Culdesac in Nez Perce County, Idaho — The American West (Mountains)
St. Joseph's Mission
When he came to Lewiston in 1867, Father J.M. Cataldo developed a Jesuit Nez Perce mission
—that continued long after he founded Gonzaga University in Spokane —
A chapel was built a mile up Mission Creek in 1868, but a permanent location was not established until construction of Saint Joseph’s Mission was completed at a more secluded site in 1874. It now is open to visitors as a part of Nez Perce National Historical Park.
Erected by Idaho Historical Society & Idaho Transportation Department. (Marker Number 349.)
Marker series. This marker is included in the Idaho State Historical Society marker series.
Location. 46° 22.19′ N, 116° 43.49′ W. Marker is in Culdesac, Idaho, in Nez Perce County. Marker is at the intersection of U.S. 95 and Lyle Gulch Road, on the right when traveling north on U.S. 95. Touch for map. Marker is located in a pull-out on the north side of US highway 95. Marker is in this post office area: Culdesac ID 83524, United States of America.
Other nearby markers. At least 6 other markers are within 13 miles of this marker, measured as the crow flies. Spalding's Mission (approx. 7.2 miles away); Coyote's Fishnet (approx. 9.4 miles away); Northwest Passage Scenic Byway (approx. 9.4 miles away); Nez Perce Village (approx. 9.4 miles away); Slaterville (approx. 12½ miles away); Lenore Tram (approx. 12½ miles away).
More about this marker.
Also see . . .
1. Saint Joseph Mission.
Protestant missionaries had an established presence in Nez Perce country for over 20 years when Father J.M. Cataldo arrived in 1867. Despite fierce competition from some of the Protestant Churches, Cataldo was successful in establishing St. Joseph's mission, the first Roman Catholic mission to serve the Nez Perce people. A local Nez Perce leader, Chief Slickpoo, gave permission to establish a mission on lands used by his band. (Submitted on November 5, 2017, by Cosmos Mariner of Cape Canaveral, Florida.)
2. St. Joseph's Mission.
St. Joseph's Mission is located in Lewis County, Idaho certified as a historic location on Thursday June 24, 1976. This location is a protected historic place because of historical significance relating to Religion, more specifically a Religious Structure (Submitted on November 5, 2017, by Cosmos Mariner of Cape Canaveral, Florida.)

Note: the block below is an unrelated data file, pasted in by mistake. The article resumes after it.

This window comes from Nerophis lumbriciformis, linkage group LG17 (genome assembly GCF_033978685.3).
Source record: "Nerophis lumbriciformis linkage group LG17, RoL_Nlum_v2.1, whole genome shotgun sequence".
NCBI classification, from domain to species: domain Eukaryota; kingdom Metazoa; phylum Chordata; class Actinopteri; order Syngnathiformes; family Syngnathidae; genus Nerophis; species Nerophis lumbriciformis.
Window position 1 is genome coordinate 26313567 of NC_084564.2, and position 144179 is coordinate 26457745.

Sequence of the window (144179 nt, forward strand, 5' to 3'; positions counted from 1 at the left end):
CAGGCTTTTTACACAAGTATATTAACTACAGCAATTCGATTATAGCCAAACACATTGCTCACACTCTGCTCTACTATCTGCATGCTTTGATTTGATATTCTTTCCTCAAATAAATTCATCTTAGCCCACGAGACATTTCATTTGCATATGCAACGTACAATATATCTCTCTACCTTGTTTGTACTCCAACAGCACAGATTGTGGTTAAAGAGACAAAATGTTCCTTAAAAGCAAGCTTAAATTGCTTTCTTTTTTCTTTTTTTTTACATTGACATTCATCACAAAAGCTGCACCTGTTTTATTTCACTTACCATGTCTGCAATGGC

3. Slickpoo Idaho - St. Joseph Indian Mission.
(includes good pictures of the mission) This was the first Roman Catholic mission among the Nez Perce Tribe. Built by Father Joseph M. Cataldo, it was dedicated on September 8, 1874. By 1910, St. Joseph’s Mission grounds included a convent, children’s home, and a church building. Fires destroyed the children’s dorms in 1916 and again in 1925. Father Cataldo died in 1928. (Submitted on November 5, 2017, by Cosmos Mariner of Cape Canaveral, Florida.)
4. Joseph Mary Cataldo S.J.
Joseph Mary Cataldo S.J. (March 17, 1837 – April 9, 1928) was an Italian-American Jesuit priest, a pioneer missionary in the inland Pacific Northwest, who also founded Gonzaga University in Spokane, Washington. Cataldo never retired; into his 90s he served the Nez Perce people at Slickpoo near Kamiah, Idaho. He died at age 92 at the Umatilla Indian Reservation, east of Pendleton, Oregon, on April 9, 1928. (Submitted on November 6, 2017, by Cosmos Mariner of Cape Canaveral, Florida.)
5. Father Joseph M. Cataldo.
Father Joseph M. Cataldo’s long northwest missionary career began with his assignment to the Coeur d’Alene’s Sacred Heart Mission in 1865. However, much of his life’s work was dedicated to the Nez Perce as he was a key figure in the establishment of the St. Joseph’s Mission near Lewiston, Idaho. (Submitted on November 6, 2017, by Cosmos Mariner of Cape Canaveral, Florida.)
Categories. • Churches & Religion • Native Americans • Settlements & Settlers •
Credits. This page was last revised on November 7, 2017. This page originally submitted on November 5, 2017, by Cosmos Mariner of Cape Canaveral, Florida. This page has been viewed 28 times since then. Photos: 1, 2. submitted on November 5, 2017, by Cosmos Mariner of Cape Canaveral, Florida. • Bill Pfingsten was the editor who published this page.